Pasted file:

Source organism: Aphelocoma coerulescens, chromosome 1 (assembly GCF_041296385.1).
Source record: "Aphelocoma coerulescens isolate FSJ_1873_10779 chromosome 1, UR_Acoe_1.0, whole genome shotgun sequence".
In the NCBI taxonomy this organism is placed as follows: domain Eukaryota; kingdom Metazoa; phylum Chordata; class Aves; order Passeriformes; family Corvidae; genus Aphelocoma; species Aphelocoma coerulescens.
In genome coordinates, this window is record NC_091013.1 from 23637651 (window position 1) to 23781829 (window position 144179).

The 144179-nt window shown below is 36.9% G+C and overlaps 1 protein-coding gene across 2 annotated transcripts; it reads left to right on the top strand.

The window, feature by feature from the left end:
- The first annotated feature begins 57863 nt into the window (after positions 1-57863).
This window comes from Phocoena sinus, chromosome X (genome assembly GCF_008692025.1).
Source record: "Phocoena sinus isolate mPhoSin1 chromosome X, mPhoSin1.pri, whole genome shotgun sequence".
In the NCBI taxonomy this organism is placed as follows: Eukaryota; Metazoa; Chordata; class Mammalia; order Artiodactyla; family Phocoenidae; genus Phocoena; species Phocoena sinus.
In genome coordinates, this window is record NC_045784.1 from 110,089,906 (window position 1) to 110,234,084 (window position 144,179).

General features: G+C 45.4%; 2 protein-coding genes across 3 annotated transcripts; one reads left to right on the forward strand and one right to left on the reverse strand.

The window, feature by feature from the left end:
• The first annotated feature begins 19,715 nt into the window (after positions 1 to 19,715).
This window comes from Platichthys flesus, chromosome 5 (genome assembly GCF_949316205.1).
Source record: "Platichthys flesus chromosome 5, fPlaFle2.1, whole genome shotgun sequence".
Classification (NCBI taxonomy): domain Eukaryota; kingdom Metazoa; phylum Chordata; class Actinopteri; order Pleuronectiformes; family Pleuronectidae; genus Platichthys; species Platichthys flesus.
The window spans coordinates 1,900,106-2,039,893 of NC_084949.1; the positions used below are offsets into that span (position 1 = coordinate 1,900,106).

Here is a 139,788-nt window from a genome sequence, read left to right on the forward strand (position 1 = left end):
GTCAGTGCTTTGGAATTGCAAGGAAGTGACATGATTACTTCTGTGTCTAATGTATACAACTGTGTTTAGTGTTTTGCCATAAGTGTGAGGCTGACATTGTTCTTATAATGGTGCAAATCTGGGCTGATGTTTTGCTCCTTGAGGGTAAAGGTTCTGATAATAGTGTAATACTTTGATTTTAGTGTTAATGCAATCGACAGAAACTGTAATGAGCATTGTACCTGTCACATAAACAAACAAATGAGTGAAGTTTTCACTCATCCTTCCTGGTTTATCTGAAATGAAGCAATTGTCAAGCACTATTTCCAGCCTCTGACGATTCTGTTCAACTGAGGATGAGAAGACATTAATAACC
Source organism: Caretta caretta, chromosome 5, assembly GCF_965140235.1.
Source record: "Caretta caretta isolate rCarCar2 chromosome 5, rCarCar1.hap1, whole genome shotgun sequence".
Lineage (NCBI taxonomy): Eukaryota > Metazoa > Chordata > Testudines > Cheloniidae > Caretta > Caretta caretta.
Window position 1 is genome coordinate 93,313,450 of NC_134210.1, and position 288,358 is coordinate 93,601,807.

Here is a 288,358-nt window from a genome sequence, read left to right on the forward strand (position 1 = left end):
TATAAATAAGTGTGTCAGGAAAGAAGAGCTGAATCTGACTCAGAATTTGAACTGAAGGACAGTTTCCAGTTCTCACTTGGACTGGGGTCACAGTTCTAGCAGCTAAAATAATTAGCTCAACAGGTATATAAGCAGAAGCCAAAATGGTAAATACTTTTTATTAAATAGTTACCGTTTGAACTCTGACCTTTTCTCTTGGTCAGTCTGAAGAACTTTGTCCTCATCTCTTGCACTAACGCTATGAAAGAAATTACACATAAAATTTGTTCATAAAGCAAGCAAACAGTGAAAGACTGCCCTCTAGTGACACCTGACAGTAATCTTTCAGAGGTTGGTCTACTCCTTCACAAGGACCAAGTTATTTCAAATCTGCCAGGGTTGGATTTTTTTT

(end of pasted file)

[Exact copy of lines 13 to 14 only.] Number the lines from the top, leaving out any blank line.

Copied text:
The window, feature by feature from the left end:
• The first annotated feature begins 19,715 nt into the window (after positions 1 to 19,715).